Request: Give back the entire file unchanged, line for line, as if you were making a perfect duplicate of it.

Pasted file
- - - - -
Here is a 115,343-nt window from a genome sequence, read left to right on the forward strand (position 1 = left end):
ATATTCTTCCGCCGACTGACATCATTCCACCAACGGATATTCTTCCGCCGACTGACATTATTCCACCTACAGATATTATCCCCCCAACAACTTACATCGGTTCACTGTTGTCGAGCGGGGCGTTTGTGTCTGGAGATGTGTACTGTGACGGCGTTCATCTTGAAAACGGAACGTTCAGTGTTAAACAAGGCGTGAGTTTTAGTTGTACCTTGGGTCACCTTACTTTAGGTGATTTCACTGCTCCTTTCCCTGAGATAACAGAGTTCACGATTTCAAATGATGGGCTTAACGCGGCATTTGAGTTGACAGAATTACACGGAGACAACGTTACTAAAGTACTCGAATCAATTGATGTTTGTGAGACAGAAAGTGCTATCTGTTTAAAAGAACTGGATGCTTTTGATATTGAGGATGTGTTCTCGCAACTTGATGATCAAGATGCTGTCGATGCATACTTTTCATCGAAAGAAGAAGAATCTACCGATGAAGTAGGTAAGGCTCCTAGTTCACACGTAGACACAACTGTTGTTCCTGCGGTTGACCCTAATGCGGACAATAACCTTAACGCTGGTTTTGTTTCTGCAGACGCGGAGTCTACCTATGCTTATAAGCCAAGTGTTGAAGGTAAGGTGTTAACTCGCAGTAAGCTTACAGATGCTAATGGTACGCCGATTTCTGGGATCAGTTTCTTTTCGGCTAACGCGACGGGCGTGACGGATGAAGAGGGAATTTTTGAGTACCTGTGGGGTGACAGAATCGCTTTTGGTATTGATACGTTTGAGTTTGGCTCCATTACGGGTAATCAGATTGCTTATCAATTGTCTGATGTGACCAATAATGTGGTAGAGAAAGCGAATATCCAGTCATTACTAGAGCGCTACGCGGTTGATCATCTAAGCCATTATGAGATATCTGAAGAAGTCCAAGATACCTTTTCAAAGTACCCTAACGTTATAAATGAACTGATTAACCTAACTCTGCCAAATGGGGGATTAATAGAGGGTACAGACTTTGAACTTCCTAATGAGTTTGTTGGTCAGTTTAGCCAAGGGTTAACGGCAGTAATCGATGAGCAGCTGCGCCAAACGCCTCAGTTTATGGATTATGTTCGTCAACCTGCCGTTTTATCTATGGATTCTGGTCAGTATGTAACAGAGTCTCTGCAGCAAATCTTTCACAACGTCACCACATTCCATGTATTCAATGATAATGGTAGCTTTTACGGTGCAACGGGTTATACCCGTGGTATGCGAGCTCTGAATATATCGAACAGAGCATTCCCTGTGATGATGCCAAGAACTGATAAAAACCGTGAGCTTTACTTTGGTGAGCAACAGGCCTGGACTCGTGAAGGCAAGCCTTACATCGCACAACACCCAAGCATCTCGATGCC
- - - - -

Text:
Here is a 115,343-nt window from a genome sequence, read left to right on the forward strand (position 1 = left end):
ATATTCTTCCGCCGACTGACATCATTCCACCAACGGATATTCTTCCGCCGACTGACATTATTCCACCTACAGATATTATCCCCCCAACAACTTACATCGGTTCACTGTTGTCGAGCGGGGCGTTTGTGTCTGGAGATGTGTACTGTGACGGCGTTCATCTTGAAAACGGAACGTTCAGTGTTAAACAAGGCGTGAGTTTTAGTTGTACCTTGGGTCACCTTACTTTAGGTGATTTCACTGCTCCTTTCCCTGAGATAACAGAGTTCACGATTTCAAATGATGGGCTTAACGCGGCATTTGAGTTGACAGAATTACACGGAGACAACGTTACTAAAGTACTCGAATCAATTGATGTTTGTGAGACAGAAAGTGCTATCTGTTTAAAAGAACTGGATGCTTTTGATATTGAGGATGTGTTCTCGCAACTTGATGATCAAGATGCTGTCGATGCATACTTTTCATCGAAAGAAGAAGAATCTACCGATGAAGTAGGTAAGGCTCCTAGTTCACACGTAGACACAACTGTTGTTCCTGCGGTTGACCCTAATGCGGACAATAACCTTAACGCTGGTTTTGTTTCTGCAGACGCGGAGTCTACCTATGCTTATAAGCCAAGTGTTGAAGGTAAGGTGTTAACTCGCAGTAAGCTTACAGATGCTAATGGTACGCCGATTTCTGGGATCAGTTTCTTTTCGGCTAACGCGACGGGCGTGACGGATGAAGAGGGAATTTTTGAGTACCTGTGGGGTGACAGAATCGCTTTTGGTATTGATACGTTTGAGTTTGGCTCCATTACGGGTAATCAGATTGCTTATCAATTGTCTGATGTGACCAATAATGTGGTAGAGAAAGCGAATATCCAGTCATTACTAGAGCGCTACGCGGTTGATCATCTAAGCCATTATGAGATATCTGAAGAAGTCCAAGATACCTTTTCAAAGTACCCTAACGTTATAAATGAACTGATTAACCTAACTCTGCCAAATGGGGGATTAATAGAGGGTACAGACTTTGAACTTCCTAATGAGTTTGTTGGTCAGTTTAGCCAAGGGTTAACGGCAGTAATCGATGAGCAGCTGCGCCAAACGCCTCAGTTTATGGATTATGTTCGTCAACCTGCCGTTTTATCTATGGATTCTGGTCAGTATGTAACAGAGTCTCTGCAGCAAATCTTTCACAACGTCACCACATTCCATGTATTCAATGATAATGGTAGCTTTTACGGTGCAACGGGTTATACCCGTGGTATGCGAGCTCTGAATATATCGAACAGAGCATTCCCTGTGATGATGCCAAGAACTGATAAAAACCGTGAGCTTTACTTTGGTGAGCAACAGGCCTGGACTCGTGAAGGCAAGCCTTACATCGCACAACACCCAAGCATCTCGATGCC